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How Pest Thermography is a Good Candidate in Choosing a New Income Stream

Date: February 01, 2012

Bart Bruni

Level II Certified Infrared Thermographer

Bestec Exterminators Inc.

Hallandale Beach, FL 33009

Ph: 954-458-5357


In our ever-changing economy many companies are looking for new income streams. In this paper we will examine pest thermography as a possible candidate. We will discuss two of the hottest money making pests to date as they relate to IR pest inspections. We will look at what it takes to discover, identify, and report valuable information that will save an end user’s property from total destruction. We will also offer suggestions on how to market this service.



US pest control services. Industry includes about 12,000 establishments (single-location companies and branches of multi-location companies) with combined annual revenue of about $9 billion.

Major companies include: Terminix (owned by ServiceMaster) and Orkin (owned by Rollins). Other major players are the pest-control operations of sanitation companies such as Ecolab or Swisher International. The industry is fragmented – the 50 largest firms generate less than 50 percent of industry revenue.

Competitive landscape. Demand is driven by home sales and the occupancy of commercial and industrial properties. The profitability of individual companies depends on providing good service. Large companies benefit from brand recognition and economies of scale in advertising, franchising or back office operations. Small companies can compete successfully because large companies have no advantage in providing good service.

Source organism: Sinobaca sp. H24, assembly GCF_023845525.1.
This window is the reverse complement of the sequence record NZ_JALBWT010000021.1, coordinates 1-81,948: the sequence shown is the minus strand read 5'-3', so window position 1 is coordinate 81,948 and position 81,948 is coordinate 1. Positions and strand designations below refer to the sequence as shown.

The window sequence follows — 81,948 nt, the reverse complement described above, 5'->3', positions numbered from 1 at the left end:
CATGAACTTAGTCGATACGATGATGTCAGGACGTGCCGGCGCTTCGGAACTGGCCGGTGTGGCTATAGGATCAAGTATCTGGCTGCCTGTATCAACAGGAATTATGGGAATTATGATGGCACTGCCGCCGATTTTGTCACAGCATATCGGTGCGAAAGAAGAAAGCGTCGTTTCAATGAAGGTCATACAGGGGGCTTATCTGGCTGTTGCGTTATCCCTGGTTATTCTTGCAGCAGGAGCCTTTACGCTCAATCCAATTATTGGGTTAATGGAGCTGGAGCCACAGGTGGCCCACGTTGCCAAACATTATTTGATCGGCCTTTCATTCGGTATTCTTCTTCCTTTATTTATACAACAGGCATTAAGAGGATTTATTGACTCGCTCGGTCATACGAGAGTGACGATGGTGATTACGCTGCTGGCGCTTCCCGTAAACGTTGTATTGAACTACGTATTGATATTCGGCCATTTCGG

Labor-intensive. Average annual revenue per employee is about $90,000.


The two best pest money makers for thermographers in southern parts of the US are Asian subterranean termites and Africanized honey bees. They threaten two basic things most everyone fears, destruction of home and property or an insect attack that can easily take your live or the life of your loved one. Asian termites and Africanized bees pose that threat in a big way. Infrared, pre and post inspections, has proven to be cost effective, accurate, and valuable in finding nests which are the source of these insect infestations.

We will start with Asian Subterranean Termites. IR Pest Thermography is endorsed by the U.S. Department of Agriculture as the most effective method used in detecting subterranean termites after the traditional inspection has been performed.

Infrared imaging is defined as the study and documentation of thermal patterns across a surface or an object. Infrared cameras detect invisible light spectrum (infrared) ranging from 0.75 to 1000 microns and temperature differences of 0.05 of a degree. When irregular thermal patterns are detected during an infrared scan a deeper investigation into those areas will be necessary. When inspecting for Asian subterranean termites, a cooler than ambient thermal pattern is what to look for, just as you would during a moisture inspection. In the case of a killer bee infestation, obviously, the thermal pattern will be above ambient temperature due to the energy that the bees create in the hive.